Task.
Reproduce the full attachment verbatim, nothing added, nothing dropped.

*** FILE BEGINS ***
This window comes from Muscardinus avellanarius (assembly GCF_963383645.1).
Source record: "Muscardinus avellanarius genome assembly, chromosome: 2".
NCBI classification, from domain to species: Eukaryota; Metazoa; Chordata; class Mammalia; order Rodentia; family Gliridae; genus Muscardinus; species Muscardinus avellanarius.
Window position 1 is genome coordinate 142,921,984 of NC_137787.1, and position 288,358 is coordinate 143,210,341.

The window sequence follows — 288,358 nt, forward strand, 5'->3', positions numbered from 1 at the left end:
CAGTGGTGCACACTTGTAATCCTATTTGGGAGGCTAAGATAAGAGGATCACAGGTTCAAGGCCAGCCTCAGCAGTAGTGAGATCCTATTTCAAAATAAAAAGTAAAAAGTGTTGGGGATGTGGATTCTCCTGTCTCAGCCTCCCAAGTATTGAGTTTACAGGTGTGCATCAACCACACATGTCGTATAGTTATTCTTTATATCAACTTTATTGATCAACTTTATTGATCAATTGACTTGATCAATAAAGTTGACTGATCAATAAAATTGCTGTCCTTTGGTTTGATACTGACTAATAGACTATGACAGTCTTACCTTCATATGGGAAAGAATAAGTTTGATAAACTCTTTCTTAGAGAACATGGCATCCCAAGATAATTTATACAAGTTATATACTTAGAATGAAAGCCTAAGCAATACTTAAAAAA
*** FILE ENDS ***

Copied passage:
This window comes from Muscardinus avellanarius (assembly GCF_963383645.1).
Source record: "Muscardinus avellanarius genome assembly, chromosome: 2".
NCBI classification, from domain to species: Eukaryota; Metazoa; Chordata; class Mammalia; order Rodentia; family Gliridae; genus Muscardinus; species Muscardinus avellanarius.
Window position 1 is genome coordinate 142,921,984 of NC_137787.1, and position 288,358 is coordinate 143,210,341.

The window sequence follows — 288,358 nt, forward strand, 5'->3', positions numbered from 1 at the left end:
CAGTGGTGCACACTTGTAATCCTATTTGGGAGGCTAAGATAAGAGGATCACAGGTTCAAGGCCAGCCTCAGCAGTAGTGAGATCCTATTTCAAAATAAAAAGTAAAAAGTGTTGGGGATGTGGATTCTCCTGTCTCAGCCTCCCAAGTATTGAGTTTACAGGTGTGCATCAACCACACATGTCGTATAGTTATTCTTTATATCAACTTTATTGATCAACTTTATTGATCAATTGACTTGATCAATAAAGTTGACTGATCAATAAAATTGCTGTCCTTTGGTTTGATACTGACTAATAGACTATGACAGTCTTACCTTCATATGGGAAAGAATAAGTTTGATAAACTCTTTCTTAGAGAACATGGCATCCCAAGATAATTTATACAAGTTATATACTTAGAATGAAAGCCTAAGCAATACTTAAAAAA